I’m proud my business doesn’t scale; The untold story of Google Maps; The unbearable lightness of tweeting: Best of the Web

I’m proud my business doesn’t scale; The untold story of Google Maps; The unbearable lightness of tweeting: Best of the Web

Small business owner James Kennedy looks at why you may want your small business to stay small in “I’m proud that my business doesn’t scale,” for Courier.

Kennedy argues bigger isn’t always better, in fact, he’s a sole operator.

“I’ve got another declaration to make up front – one many small business owners will be familiar with – I abuse pronouns on our website, in our emails, in the general conversation about our business,” he says.

“The business of which I speak is Kennedy City Bicycles, and it’s essentially a one man band.”

Choosing to be small isn’t a lack of ambition. It’s just a different ambition, according to Kennedy.

The untold story of Google Maps

Did you know Google Maps was created in Australia? On Medium, editor Stephen Hutcheon has “The Untold Story About the Founding of Google Maps”.

“Google Maps began life as a thought bubble expressed as a series of random scribbles on a whiteboard in Sydney,” Hutcheon says. 

The annotations were scrawled in 2004 by Australian software engineer Noel Gordon, one of the four men who founded the Sydney-based digital mapping start-up Where 2 Technologies.

The whiteboard hung in Where 2’s headquarters, which, outside office hours, doubled as the spare bedroom in Gordon’s rented home and the notes were written during a frenetic three-week period during which Where 2’s owners were negotiating with Google co-founder Larry Page to sell the idea of their prototype mapping technology.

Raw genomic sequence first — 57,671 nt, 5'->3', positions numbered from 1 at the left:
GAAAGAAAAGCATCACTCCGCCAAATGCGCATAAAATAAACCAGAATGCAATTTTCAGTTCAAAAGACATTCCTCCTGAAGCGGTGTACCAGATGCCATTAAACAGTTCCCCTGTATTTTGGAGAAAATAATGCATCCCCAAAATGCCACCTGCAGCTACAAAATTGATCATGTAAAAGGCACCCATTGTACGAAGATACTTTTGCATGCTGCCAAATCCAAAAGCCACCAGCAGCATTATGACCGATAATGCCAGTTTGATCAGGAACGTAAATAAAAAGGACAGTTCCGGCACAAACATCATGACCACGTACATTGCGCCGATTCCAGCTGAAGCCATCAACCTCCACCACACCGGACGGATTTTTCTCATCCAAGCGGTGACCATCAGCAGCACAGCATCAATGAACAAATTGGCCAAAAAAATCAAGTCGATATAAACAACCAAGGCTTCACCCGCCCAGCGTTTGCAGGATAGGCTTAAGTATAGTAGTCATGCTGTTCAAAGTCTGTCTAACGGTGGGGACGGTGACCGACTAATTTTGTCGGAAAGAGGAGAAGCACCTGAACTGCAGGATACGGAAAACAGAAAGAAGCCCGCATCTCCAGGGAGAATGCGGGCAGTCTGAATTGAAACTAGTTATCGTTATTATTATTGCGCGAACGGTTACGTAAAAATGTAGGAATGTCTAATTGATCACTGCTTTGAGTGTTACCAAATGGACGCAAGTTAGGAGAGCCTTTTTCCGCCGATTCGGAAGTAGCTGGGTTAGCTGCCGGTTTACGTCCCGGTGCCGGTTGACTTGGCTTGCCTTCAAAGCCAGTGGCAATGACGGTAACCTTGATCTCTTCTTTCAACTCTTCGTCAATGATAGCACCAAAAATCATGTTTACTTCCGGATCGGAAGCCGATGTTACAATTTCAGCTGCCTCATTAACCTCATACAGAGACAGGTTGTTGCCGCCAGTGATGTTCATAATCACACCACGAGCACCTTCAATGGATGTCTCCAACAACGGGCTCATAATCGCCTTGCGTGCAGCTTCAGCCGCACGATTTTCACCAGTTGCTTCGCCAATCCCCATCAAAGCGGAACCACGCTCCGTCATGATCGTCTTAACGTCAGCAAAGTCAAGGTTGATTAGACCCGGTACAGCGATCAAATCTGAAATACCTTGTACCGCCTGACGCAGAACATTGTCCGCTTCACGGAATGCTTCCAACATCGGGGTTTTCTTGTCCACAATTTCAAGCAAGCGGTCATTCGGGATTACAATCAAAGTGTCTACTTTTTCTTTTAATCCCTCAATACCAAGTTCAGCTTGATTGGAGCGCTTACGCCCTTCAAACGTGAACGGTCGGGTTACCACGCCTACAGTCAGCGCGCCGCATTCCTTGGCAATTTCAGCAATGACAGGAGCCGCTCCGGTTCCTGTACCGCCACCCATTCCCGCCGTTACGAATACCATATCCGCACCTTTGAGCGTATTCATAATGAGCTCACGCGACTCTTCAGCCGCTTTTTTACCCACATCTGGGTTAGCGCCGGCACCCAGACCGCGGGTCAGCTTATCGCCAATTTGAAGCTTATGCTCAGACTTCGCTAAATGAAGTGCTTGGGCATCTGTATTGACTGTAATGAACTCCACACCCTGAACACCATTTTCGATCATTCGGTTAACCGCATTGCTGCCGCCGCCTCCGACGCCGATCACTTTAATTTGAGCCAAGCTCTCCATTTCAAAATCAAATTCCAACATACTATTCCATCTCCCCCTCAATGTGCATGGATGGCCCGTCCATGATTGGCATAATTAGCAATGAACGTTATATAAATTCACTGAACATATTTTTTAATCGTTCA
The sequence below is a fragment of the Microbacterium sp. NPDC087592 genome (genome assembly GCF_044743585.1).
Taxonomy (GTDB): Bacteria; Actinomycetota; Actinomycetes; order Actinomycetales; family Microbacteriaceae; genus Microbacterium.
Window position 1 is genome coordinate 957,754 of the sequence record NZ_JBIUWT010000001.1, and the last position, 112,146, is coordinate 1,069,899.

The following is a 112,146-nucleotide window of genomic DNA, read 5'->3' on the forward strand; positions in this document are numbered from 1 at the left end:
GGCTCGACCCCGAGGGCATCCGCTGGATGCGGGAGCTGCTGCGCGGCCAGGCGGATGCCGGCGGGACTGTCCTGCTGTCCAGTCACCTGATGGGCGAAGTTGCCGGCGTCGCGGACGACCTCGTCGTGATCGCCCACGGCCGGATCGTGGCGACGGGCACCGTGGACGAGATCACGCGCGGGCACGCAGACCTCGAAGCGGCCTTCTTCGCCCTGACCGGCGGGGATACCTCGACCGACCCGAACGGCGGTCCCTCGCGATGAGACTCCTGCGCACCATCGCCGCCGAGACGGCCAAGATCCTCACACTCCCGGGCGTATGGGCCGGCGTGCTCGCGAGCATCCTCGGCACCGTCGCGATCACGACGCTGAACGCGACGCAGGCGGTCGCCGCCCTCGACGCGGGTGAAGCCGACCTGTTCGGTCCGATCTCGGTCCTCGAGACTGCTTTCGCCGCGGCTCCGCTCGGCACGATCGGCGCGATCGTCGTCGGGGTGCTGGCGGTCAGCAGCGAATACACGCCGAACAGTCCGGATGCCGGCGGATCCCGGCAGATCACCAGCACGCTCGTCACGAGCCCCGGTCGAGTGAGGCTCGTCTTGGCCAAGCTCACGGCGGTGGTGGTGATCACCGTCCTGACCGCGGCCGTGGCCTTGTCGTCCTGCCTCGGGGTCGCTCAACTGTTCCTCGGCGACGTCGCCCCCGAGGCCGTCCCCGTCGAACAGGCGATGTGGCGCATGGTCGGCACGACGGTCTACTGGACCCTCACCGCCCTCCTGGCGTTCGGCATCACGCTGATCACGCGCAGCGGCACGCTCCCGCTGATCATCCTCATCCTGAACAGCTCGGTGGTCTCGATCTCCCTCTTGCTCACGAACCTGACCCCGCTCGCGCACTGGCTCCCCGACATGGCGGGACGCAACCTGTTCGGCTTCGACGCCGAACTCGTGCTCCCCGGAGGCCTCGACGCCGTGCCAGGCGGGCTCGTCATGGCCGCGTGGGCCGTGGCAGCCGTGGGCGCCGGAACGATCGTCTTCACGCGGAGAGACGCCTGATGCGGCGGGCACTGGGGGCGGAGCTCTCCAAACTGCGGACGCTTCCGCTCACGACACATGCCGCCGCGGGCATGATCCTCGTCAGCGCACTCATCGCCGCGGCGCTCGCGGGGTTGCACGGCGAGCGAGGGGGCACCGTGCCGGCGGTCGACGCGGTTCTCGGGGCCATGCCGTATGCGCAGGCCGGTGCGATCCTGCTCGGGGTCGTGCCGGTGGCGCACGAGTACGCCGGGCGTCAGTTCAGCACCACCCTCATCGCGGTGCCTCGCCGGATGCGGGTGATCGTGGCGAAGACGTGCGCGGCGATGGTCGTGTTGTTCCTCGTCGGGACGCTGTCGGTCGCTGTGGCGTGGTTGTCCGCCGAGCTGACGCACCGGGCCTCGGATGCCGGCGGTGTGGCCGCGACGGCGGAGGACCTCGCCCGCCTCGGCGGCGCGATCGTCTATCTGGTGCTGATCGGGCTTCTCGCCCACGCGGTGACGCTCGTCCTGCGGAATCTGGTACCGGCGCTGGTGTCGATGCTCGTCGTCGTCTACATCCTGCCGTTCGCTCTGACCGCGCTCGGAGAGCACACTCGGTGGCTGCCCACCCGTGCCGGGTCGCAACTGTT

The unbearable lightness of tweeting 

Journalist Derek Thompson loves Twitter. But in “The Unbearable Lightness of Tweeting” published in The Atlantic this week he analyses how much traffic the social network actually drives. 

The answer was, not much.

“In the last month, I’ve created nearly 2 million impressions for Twitter,” Thompson writes.

“Whether that is good for my Twitter persona and my pride is a qualitative question whose answer resides outside the bounds of an analytics dashboard. But it is quantitatively not a good deal for The Atlantic. Something I already suspected has now been made crystal clear: 99% percent of my work on Twitter belongs to Twitter.”

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